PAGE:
Know your NEM: All eyes on bond rate and utility earnings

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All eyes on bond rates and the results from the country’s biggest utilities, including AGL.

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Know your NEM: What’s interesting this week: Reporting season and interest rates

USA 10 year interest rates moved up another 11 bps during the week and are 50 bps higher than a year ago. Nearly all that move has happened since Xmas and it’s feeding right into equity markets.

There are many commentators who note that the outlook for corporate profits in the USA is good and will be helped by the tax cuts. From this they conclude that the fall in the equity market is temporary.

Our suggestion is to keep watching interest rates. Until they have clearly settled down, few conclusions can be drawn.

The second interesting thing this week was the AGL results.

First we note that consensus estimates actually fell a touch following the result.

Figure 1: AGL consensus EPS $ per share. Source: Factset

What’s interesting is that analysts expect Fy19 EPS to be 13% higher than FY18. AGL’s volumes are unlikely to change much over the next 12 months, and other than maybe some tiny contribution from the Silverton wind farm, there is not much new investment coming on-line in that time.

So it’s only cost cutting, or further price growth that can drive that.

The price growth can come as the last of the old style contracts roll off and are replaced with new contracts at market. However, given that the NSW futures curve is downwards sloping, but coal prices remain high, the FY19 outlook doesn’t seem to us to be completely locked in.

Looking at the result itself, the key table, for us, is taken from the MD&A Electricity portfolio review.

Figure 2 AGL Electricity portfolio performance. Source: Company, red boxes ITK

There are lots of numbers, but the top three rows show the prices and increases in $MWh that AGL customers saw. For instance, households paid $298.7 MWh in the Dec half compared to $270 MWh a year ago.

That’s an increase of $29/MWh or 10.6%, which is far from a disaster when you consider that AGL’s pool revenue has gone from $59 MWh last year to $90.5 MWh this year, a 46% increase. Even though AGL’s pool price went up 46% over the year household and business customers paid “just” 13% more.

You can also see the increase in unit costs. Gas was higher for sure, but most of that is probably coal.

Despite what AGL says about endless reserves of brown coal (otherwise known as mud) in Victoria we think the unit cost of extracting that has continued to increase. Margin or profit was up $6/MWh – a respectable but not world-changing performance.

Market action – cool weather sees consumption fall back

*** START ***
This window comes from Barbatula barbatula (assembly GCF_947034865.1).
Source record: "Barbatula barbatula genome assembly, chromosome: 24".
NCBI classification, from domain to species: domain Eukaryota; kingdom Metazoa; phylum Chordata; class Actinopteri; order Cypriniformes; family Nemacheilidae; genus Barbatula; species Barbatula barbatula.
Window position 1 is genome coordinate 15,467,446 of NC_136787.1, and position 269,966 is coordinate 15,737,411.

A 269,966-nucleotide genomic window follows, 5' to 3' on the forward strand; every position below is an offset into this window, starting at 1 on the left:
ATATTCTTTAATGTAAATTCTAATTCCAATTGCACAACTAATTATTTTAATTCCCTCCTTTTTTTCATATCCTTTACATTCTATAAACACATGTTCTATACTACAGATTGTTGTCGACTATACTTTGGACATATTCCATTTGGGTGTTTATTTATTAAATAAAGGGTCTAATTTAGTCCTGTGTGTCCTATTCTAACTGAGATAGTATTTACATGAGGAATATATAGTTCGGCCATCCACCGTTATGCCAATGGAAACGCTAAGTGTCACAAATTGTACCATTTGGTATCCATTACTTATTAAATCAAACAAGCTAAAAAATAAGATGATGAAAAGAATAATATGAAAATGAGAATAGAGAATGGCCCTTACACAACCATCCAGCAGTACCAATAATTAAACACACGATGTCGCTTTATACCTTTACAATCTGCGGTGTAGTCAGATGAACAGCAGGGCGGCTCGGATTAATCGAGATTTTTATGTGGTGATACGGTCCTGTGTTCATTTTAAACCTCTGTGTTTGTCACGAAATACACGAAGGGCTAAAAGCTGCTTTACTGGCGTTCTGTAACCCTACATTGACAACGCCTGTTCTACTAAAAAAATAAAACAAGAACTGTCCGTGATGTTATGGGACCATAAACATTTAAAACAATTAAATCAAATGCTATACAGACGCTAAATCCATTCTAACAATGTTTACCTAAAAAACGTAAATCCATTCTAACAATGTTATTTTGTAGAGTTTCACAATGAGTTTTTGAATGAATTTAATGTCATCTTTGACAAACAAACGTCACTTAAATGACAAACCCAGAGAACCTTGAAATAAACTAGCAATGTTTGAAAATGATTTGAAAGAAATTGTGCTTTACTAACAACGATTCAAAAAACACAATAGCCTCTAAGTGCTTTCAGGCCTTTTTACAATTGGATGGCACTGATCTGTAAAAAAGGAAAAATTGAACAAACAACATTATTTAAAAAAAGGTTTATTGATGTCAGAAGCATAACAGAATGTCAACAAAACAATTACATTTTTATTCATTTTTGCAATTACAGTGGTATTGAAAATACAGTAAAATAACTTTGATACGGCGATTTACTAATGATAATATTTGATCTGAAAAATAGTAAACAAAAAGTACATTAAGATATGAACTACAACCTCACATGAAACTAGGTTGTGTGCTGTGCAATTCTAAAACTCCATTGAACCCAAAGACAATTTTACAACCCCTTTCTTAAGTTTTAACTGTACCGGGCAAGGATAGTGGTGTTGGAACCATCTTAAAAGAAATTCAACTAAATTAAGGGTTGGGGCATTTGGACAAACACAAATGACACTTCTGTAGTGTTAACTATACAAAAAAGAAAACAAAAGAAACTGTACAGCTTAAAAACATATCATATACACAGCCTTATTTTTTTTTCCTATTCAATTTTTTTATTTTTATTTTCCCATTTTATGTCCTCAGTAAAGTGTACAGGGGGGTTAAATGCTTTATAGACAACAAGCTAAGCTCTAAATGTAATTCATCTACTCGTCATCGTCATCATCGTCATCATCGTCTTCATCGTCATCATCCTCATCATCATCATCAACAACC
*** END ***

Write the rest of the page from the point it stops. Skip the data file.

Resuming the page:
Last year at this time the grid was in danger of failing. This year weather in QLD and NSW was cooler with the result that electricity volumes were dramatically lower, down 13 per cent in each of NSW and QLD and the QLD pool price averaged just $69 MWh compared with $322 MWh this time a year ago.

In Victoria though prices and volumes are higher than a year ago and the weather also about the same. As pool prices in Victoria were just $104 MWh for the week, I consider that a good performance. If the system hangs together for another couple of weeks we can start to breathe a little easier.

Elsewhere, lower spot prices in QLD, also because of lower power demand have meant that spot gas prices through the system are running below last year although they should still be expected to increase due to seasonal impacts.

There was no material electricity futures or REC action. Despite the belief of many that REC prices will collapse towards zero post 2020 the 2021 futures indication remains over $50 a certificate.

I’d be interested to know how much volume you could forward sell at that price, because it’s surprising that renewable generators aren’t out there testing the water.

Figure 3: Summary

Bond yields rose further with the USA 10 year yield up to 2.83%, the fall in the A$ counterbalanced, for Australian commodity producers, the fall in US$ coal and oil prices (down 7.6%).

Figure 4: Commodity prices. Source: Factset

Share prices

Share prices were hard hit with most utilities exposed to either interest rates or oil prices. Origin, Orecobre and Redflow were all down more than 10% on the week and AGL was down 8% after results were no better than expectations.

AGL shares are now down 13% on this time last year. Genex has been a poor performer over the past month down 18% even though up 49% on last year.

Its market cap is still very small relative to its proposed pumped hydro project and the rise in interest rates, and the fall in QLD electricity futures has probably not made financing any easier.

The worst performer in the past 12 months has been Infigen, down 42%. There’s no obvious reason for such a big fall, but it’s coincided with changes in the management team and the emergence of alternatives such as Windlab and Tilt.

Figure 5 Selected utility share prices


Figure 6: Weekly and monthly share price performance


Figure 7: electricity volumes

Base Load Futures, $MWH

Gas Prices

Figure 13: STTM gas prices


Figure 14: Thirty day moving average of Adelaide, Brisbane, Sydney STTM price. Source: AEMO


David Leitch is principal of ITK. He was formerly a Utility Analyst for leading investment banks over the past 30 years. The views expressed are his own. Please note our new section, Energy Markets, which will include analysis from Leitch on the energy markets and broader energy issues. And also note our live generation widget, and the APVI solar contribution.

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